Grow Your Own Herb Container Garden

Spring is in full bloom!  Farmers markets and grocery stores are packed with plant starts.  Whether you have never gardened before or are a seasoned pro, growing your own herbs is easy, enjoyable and allows you to affordably add some greens and most importantly FLAVOR to your meals.  Container gardening is manageable, no matter how much or how little space you have - making it the perfect way to get started with a garden.

Follow these simple steps to start your own herb container garden!

1.   Get Starts.

Visit your local market, garden center or best of all – Farmers Market!  Pick out a couple herbs that you like and try a few that you've never had before.  A few of my favorites are Basil, Rosemary, Dill, Parsley, Sage, Thyme and Chives.

2.   Prep your gardening supplies. 

You’ll need some good quality potting soil (try Ocean Forest Potting Soil), containers and a watering can.  Get creative with your containers!  Up-cycle old bins, buckets or even wine barrels!  Just make sure your containers have drainage holes to allow excess water to get out.

3.   Get to planting! 

Fill each container about half way with potting soil.  Gently remove the plant from the container you purchased it in.  Nestle the plant down in the soil then add some more soil to cover all of the roots.  Lastly pack the soil down a bit with your hands and give the plant a good watering.

4.   Pick a sunny spot.

My favorite spots are on sunny windowsills, near my front door and on the back porch – where I can quickly snip some herbs to add to my meals.

5.   Keep plants nourished.

Check your plants daily for watering.  A good way to tell if your herbs are thirsty is if they look wilted.  Or poke your finger a few inches into the pot – if the soil is dry it’s time to water, if it feels damp you can leave them alone for another day.

Keep in mind that the plants won’t have the benefit of all the nutrients from the ground so you will have to feed them every so often to keep them thriving in the containers.  Invest in an organic feed like Big Bloom.

A few tips and tricks:

  • Pinch off the top of your basil plants to keep them from getting too leggy.  Leave the leaves at the bottom as they are what I like to call the plant’s solar panels.
  • When there is no danger of frost, water your plants in the evening.

Questions?  Leave them in the comments!

Five Reasons To Join A CSA

Join A CSA: Typical CSA Produce

For the last three years, I’ve been an avid CSA member and I love just about everything they to offer.  Have no idea what I'm talking about?  Keep reading to learn what a CSA is and five top reasons to join a CSA.

Community supported agriculture, or CSAs as they are commonly called, are organized groups of customers who agree to purchase seasonal “shares” of a farmer’s crops for a pre-determined season.   When you join a CSA, you sign up for regular deliveries of vegetables and in some cases fruit, meat, eggs and/or dairy from the participating farm.  The price tag might seem high, but in my opinion, the investment is absolutely worth it.  Here's why:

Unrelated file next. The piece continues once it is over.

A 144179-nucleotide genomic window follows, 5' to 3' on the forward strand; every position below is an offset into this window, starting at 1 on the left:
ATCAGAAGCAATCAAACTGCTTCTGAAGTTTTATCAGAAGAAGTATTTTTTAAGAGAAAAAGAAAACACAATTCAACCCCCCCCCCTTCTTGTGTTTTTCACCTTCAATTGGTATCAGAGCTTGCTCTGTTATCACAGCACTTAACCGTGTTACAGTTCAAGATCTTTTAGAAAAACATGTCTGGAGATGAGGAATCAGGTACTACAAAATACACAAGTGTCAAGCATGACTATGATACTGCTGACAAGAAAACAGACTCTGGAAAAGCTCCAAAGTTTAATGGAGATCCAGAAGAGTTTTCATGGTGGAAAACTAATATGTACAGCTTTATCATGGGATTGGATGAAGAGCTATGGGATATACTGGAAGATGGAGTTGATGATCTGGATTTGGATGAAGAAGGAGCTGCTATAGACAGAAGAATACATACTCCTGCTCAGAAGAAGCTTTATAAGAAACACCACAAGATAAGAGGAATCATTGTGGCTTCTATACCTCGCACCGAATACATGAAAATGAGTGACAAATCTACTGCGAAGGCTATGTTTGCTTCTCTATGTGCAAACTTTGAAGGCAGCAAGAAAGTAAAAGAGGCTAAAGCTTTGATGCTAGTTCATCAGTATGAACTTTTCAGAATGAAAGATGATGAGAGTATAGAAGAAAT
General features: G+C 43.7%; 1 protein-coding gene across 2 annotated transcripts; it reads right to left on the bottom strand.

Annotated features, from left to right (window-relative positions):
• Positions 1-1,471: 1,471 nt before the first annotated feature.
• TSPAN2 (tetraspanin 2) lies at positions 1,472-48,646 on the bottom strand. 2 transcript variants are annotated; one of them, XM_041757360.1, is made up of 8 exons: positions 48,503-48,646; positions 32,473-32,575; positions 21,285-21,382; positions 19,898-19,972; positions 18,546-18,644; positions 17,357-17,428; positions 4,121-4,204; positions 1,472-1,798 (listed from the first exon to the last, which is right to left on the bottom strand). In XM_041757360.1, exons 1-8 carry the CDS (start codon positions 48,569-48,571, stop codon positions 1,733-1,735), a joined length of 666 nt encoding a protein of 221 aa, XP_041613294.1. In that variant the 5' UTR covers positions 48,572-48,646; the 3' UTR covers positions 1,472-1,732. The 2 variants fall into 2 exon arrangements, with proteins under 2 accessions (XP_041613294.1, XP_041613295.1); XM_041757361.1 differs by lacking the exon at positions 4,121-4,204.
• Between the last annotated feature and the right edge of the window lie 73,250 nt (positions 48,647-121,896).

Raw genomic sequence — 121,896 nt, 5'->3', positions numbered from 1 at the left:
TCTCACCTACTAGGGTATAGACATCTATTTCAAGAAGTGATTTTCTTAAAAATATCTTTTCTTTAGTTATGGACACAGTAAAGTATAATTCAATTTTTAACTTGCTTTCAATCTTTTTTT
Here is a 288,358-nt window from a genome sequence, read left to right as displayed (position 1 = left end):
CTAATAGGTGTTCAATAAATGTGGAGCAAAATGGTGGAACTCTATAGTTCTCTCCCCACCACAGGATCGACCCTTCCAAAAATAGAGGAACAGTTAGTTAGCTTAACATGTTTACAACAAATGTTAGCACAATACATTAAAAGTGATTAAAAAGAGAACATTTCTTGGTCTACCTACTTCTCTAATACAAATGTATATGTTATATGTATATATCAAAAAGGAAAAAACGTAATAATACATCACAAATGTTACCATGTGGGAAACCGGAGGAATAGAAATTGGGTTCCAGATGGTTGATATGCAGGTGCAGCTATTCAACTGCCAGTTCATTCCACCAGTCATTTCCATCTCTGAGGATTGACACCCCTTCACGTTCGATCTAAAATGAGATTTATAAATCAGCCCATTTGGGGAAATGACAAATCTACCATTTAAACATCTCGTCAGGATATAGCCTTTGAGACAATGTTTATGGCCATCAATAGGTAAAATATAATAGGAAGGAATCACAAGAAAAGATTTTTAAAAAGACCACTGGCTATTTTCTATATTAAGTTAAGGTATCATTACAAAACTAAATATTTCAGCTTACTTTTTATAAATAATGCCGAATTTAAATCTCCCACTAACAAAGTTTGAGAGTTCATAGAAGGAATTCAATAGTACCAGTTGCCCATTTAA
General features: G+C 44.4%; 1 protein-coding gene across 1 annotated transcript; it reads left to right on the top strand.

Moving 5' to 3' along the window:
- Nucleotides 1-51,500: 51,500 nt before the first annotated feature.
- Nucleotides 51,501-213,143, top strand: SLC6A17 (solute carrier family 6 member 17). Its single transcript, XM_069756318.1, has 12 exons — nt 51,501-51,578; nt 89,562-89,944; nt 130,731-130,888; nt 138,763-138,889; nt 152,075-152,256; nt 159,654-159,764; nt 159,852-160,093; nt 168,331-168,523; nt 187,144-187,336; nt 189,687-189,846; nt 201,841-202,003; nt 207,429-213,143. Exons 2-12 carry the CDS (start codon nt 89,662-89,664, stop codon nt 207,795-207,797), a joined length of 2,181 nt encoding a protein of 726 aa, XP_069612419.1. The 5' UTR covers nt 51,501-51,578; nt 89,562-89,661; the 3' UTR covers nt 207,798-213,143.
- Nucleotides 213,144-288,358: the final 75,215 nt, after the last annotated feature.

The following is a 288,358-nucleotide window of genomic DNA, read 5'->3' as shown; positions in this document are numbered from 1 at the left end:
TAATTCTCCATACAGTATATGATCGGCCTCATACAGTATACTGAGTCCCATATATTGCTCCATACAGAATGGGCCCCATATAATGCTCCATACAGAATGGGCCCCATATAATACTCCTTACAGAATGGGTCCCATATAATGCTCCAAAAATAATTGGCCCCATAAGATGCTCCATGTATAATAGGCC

1. Know Where Your Food Comes From

Most Americans know next to nothing about where their food comes from or what goes into growing it.  Weekly visits to the CSA provide a chance to get to know the head farmer, tour the growing fields, and sometimes even work at the farm (i.e. work-share programs).

2. Experiment with New Produce

CSAs grow local, seasonal produce, some varieties of which you may never have heard of, seen, or used.  By joining a CSA, you always get a variety and are given the opportunity to experiment with different fruits and vegetables, including things like celeriac, kohlrabi, and parsnips.

3. Access to Fresh, Seasonal, Local Vegetables

With a CSA, everything you get will likely be grown within close proximity to your home and picked when ripe, not frozen or chemically-treated to prevent spoilage and trucked across country before getting to you.

4. Support Local Farmers

In the age of large-scale, commercial farms, the small-scale local farmers are at a major disadvantage.  By partnering with a farmer through a CSA, you are financially supporting the farm throughout the entire current growing season.

Additionally, the CSA model is built on the concept of shared risk.  Typically, members pay up front for the season and the farmers work to provide an abundant box of produce each week for the duration of the CSA.  This notion of shared risk is part of what creates a sense of community among CSA members and between members and farmers.

5. Protect the Environment

On average, food travels 1,500 miles from the farm to your plate, requiring high fossil fuel consumption and leaving a large carbon footprint in its wake.  By supporting local agricultural, you are decreasing the agricultural demand on fossil fuels for transportation.  Also, although many CSAs are not certified organic due to the hefty price tag associated with certification, most use few, if any, chemicals in their growing process.  Ask your farm what their growing practices are (and any other questions about how they operate!) before you sign up.

Join A CSA: Typical CSA Produce


Want to find a CSA in your area?  Check out, which has a great database of regional CSAs.  The harvest season is starting, so now is the time to get signed up!